Postnatal Depression (PND) is incredibly common, affecting 1 in 10 women within a year of giving birth. Christian Bates, owner of The Perrymount Clinic, and Tamsin Brewis, owner of Water Babies (waterbabies.co.uk) in Buckinghamshire and Bedfordshire, offer their advice to mums and dads (let’s not forget them!) who are affected by PND and anxiety.
“First things first, it’s nothing to be ashamed of,” says Tamsin, who suffered from depression after the birth of her second child. As women, we tend to want to be seen as being totally in control and able to cope with what is, frankly, a shocking and disorientating change to our lives. It may well be planned to the nth degree – that doesn’t necessarily mean it’s going to work out that way. And that’s ok. I experienced PND myself and, looking back, I didn’t realise it was happening to me at the time. That’s a really common thing I hear from mums on a daily basis.”
Dads or close family are the people most likely to ‘see’ PND happening. Here are a few things to look out for in yourself or in your loved one:
- Feeling persistently sad or low
- Taking no pleasure in the things you usually enjoy
- Exhausted, and lacking in motivation
- Not keen to see friends or family
- Irritable and tearful
- Anxiety about things that wouldn’t normally bother you
- Taking no pleasure from being with your baby, or feeling hostile towards him, your partner, or your other children
- Extremely worried about baby’s health, even though he’s fine
- Being fearful that you might harm your baby.
“Depression, postnatal or otherwise, is not your fault. It’s not class related and it’s not a sign that you can’t cope or are a bad mother.” In his work at the Perrymount Clinic, Christian helps countless mothers who suffer from anxiety and depression and his research has led him to some startling findings when it comes to diet and nutrition.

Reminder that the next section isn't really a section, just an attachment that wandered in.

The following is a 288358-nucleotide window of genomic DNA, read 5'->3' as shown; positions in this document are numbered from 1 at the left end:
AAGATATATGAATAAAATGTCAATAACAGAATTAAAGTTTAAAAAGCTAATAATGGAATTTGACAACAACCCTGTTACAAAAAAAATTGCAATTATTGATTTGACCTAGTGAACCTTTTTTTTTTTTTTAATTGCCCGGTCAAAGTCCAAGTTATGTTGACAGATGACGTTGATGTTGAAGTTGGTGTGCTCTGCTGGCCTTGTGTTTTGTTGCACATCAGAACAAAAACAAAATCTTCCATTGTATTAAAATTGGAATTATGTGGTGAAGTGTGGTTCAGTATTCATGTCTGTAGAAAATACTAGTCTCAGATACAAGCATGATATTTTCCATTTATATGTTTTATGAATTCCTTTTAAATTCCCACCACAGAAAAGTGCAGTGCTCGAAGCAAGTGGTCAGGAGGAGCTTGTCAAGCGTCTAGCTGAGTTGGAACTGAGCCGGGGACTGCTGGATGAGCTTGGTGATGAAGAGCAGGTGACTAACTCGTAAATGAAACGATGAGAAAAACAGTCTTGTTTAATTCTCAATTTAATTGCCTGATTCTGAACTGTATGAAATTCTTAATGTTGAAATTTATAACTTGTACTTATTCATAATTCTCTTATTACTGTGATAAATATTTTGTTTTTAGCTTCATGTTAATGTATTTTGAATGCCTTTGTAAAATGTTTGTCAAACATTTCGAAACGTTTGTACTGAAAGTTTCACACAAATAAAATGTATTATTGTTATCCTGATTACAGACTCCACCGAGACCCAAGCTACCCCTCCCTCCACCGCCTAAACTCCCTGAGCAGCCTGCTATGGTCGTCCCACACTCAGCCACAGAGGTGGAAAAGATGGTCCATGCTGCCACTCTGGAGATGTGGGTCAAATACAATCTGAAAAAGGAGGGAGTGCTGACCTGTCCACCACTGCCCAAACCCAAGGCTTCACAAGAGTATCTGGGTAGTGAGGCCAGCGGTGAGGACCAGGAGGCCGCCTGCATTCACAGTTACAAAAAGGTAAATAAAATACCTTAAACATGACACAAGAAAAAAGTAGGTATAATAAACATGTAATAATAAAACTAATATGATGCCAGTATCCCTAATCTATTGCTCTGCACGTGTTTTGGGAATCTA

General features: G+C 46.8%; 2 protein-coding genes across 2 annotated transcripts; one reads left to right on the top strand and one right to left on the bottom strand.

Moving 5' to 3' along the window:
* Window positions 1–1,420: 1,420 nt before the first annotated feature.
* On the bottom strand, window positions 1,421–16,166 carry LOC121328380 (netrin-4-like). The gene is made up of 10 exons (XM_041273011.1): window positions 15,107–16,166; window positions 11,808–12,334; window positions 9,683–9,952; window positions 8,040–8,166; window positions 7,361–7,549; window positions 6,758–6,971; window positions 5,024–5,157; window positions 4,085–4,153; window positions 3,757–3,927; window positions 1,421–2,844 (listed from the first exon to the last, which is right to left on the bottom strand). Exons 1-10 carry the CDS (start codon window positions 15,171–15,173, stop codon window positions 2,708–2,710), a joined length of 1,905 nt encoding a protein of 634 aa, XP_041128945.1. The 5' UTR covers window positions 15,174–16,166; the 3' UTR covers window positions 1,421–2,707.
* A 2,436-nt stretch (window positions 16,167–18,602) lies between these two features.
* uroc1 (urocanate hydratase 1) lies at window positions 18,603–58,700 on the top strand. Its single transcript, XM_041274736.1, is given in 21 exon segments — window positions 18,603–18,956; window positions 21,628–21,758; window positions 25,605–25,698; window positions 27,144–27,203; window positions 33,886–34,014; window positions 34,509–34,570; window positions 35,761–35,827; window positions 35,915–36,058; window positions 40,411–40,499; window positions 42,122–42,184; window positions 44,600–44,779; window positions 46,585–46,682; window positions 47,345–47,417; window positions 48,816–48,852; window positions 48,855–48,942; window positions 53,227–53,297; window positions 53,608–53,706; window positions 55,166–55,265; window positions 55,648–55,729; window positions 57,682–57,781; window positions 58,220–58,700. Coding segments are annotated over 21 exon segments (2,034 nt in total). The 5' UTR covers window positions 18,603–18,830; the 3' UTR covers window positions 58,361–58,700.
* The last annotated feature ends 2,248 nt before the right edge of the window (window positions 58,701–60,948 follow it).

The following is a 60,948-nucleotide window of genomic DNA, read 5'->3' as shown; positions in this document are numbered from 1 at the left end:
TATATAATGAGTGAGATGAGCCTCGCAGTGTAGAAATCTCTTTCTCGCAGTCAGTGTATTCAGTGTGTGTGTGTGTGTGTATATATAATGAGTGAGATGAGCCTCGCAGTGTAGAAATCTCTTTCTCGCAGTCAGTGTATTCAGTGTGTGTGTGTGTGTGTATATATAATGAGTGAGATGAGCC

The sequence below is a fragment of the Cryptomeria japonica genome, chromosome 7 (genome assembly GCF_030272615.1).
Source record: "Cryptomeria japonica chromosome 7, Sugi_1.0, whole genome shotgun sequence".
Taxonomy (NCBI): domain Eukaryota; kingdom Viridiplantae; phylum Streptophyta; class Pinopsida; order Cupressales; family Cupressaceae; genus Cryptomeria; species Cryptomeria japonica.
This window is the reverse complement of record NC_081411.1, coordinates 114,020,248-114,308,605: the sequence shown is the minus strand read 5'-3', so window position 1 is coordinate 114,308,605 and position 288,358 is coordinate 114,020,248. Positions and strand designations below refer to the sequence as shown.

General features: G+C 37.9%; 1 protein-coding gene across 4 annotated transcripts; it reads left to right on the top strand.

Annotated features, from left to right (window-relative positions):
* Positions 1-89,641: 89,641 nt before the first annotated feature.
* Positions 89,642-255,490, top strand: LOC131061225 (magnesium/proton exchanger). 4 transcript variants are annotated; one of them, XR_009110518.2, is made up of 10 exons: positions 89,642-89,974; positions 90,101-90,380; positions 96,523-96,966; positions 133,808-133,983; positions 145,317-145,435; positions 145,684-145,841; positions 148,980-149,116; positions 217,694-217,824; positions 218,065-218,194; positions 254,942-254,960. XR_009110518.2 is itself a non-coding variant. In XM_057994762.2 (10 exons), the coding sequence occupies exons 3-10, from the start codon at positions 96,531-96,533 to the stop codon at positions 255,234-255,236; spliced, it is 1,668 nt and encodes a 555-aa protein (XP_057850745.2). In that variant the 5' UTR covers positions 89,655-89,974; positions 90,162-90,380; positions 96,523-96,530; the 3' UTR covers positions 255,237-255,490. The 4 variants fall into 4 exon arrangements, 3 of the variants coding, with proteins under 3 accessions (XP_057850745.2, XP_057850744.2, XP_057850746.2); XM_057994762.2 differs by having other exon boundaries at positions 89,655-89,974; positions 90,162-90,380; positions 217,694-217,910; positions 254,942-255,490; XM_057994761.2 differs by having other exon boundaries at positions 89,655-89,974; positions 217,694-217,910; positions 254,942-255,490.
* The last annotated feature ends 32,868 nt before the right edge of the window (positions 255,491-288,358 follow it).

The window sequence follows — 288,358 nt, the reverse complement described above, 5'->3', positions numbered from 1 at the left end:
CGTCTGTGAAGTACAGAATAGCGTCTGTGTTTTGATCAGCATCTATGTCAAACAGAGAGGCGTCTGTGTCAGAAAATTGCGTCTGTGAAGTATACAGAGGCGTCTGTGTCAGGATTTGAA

Stress, lack of sleep and, more often than not, a poor diet, can all lead to PND. There are some simple things that can be done to help alleviate symptoms and they’re all about getting back to basics.
Talk about it
PND can make you feel very alone as a new mum. Remember that your partner or loved one may be feeling guilty and defensive about how they see themselves ‘coping’ so reassurance and understanding are important.
Here’s a little top-tip for family and friends
Try not to ask ‘are you ok?’ – a woman’s natural reaction is to say, ‘yes, I’m fine’ because we don’t want to appear weak or unable to cope. That was certainly true for me.
Instead, be brave and say, ‘I love you but I’m not sure that you’re ok, let’s check and maybe get some help.’ Often, just having someone to talk to makes a difference.
For tackling PND, exercise is one of the most important and helpful things you can do. It doesn’t need to be ground-breaking – just walking out in in the fresh air with your baby will get those endorphins running.
“Activities such as baby swimming have multiple benefits for mum and baby as classes are focused around child safety and development. And you can get started straight away, we have babies at our swimming classes from 12 weeks old! An added bonus to group activity is that you’ll be around other new mums so can share experiences and make new friends along the way, all of which helps to combat PND,” explains Tamsin.
Things like vitamin deficiencies and omega-3 healthy fat deficiency are known contributors to depression and have been found to be beneficial when added back into the diet.
A woman’s hormone balance can also affect mood. What’s often not known is that female hormones and vitamin D are made out of good cholesterol. Cholesterol is found in good levels in meats, avocados, nuts, seeds, coconut oil, and wild salmon. Many mums are consuming carbohydrates for quick energy rather than meat and, therefore, may not be providing themselves with the ingredients to get their hormones back in balance. Eating healthy doesn’t have to be hard or take much time to prepare! Here are some quick and healthy alternatives to try:
100% rye toast with smashed avocado or smoked wild salmon and cream cheese
Plain yogurt/kefir with berries, nuts, seeds, and cinnamon
Snack on olives or raw nuts
Hard boiled free range eggs.
“It’s possible that by making simple changes to eating habits and getting back to some gentle exercise, a mum can get back on track and start to feel better,” says Christian.
Tamsin adds, “If you think someone you love is suffering from PND, do try to have a talk to them or someone else about it. Depression isn’t a taboo subject and the more we talk about it, the better prepared we will all be to deal with it.”